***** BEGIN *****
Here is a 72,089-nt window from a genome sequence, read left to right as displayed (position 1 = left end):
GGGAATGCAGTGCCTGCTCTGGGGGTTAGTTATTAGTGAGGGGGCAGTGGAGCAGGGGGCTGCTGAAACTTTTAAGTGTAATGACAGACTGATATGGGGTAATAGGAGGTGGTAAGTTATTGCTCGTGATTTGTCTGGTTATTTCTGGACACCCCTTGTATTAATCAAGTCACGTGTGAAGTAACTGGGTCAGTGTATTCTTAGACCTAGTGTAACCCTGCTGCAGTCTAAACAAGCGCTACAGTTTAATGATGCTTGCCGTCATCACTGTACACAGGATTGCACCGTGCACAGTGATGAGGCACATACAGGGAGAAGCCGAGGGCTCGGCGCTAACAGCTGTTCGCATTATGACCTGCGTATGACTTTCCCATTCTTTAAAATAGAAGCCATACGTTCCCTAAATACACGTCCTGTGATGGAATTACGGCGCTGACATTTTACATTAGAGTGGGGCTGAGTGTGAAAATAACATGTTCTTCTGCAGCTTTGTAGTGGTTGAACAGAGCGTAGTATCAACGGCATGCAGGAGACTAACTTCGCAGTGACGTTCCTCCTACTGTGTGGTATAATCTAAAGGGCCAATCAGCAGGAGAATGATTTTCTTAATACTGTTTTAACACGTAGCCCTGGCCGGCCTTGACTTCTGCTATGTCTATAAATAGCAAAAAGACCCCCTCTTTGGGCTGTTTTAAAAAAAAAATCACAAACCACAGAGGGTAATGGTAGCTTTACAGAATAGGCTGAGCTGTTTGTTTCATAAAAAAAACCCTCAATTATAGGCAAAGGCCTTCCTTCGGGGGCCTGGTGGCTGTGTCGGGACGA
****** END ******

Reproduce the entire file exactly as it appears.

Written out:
Here is a 72,089-nt window from a genome sequence, read left to right as displayed (position 1 = left end):
GGGAATGCAGTGCCTGCTCTGGGGGTTAGTTATTAGTGAGGGGGCAGTGGAGCAGGGGGCTGCTGAAACTTTTAAGTGTAATGACAGACTGATATGGGGTAATAGGAGGTGGTAAGTTATTGCTCGTGATTTGTCTGGTTATTTCTGGACACCCCTTGTATTAATCAAGTCACGTGTGAAGTAACTGGGTCAGTGTATTCTTAGACCTAGTGTAACCCTGCTGCAGTCTAAACAAGCGCTACAGTTTAATGATGCTTGCCGTCATCACTGTACACAGGATTGCACCGTGCACAGTGATGAGGCACATACAGGGAGAAGCCGAGGGCTCGGCGCTAACAGCTGTTCGCATTATGACCTGCGTATGACTTTCCCATTCTTTAAAATAGAAGCCATACGTTCCCTAAATACACGTCCTGTGATGGAATTACGGCGCTGACATTTTACATTAGAGTGGGGCTGAGTGTGAAAATAACATGTTCTTCTGCAGCTTTGTAGTGGTTGAACAGAGCGTAGTATCAACGGCATGCAGGAGACTAACTTCGCAGTGACGTTCCTCCTACTGTGTGGTATAATCTAAAGGGCCAATCAGCAGGAGAATGATTTTCTTAATACTGTTTTAACACGTAGCCCTGGCCGGCCTTGACTTCTGCTATGTCTATAAATAGCAAAAAGACCCCCTCTTTGGGCTGTTTTAAAAAAAAAATCACAAACCACAGAGGGTAATGGTAGCTTTACAGAATAGGCTGAGCTGTTTGTTTCATAAAAAAAACCCTCAATTATAGGCAAAGGCCTTCCTTCGGGGGCCTGGTGGCTGTGTCGGGACGA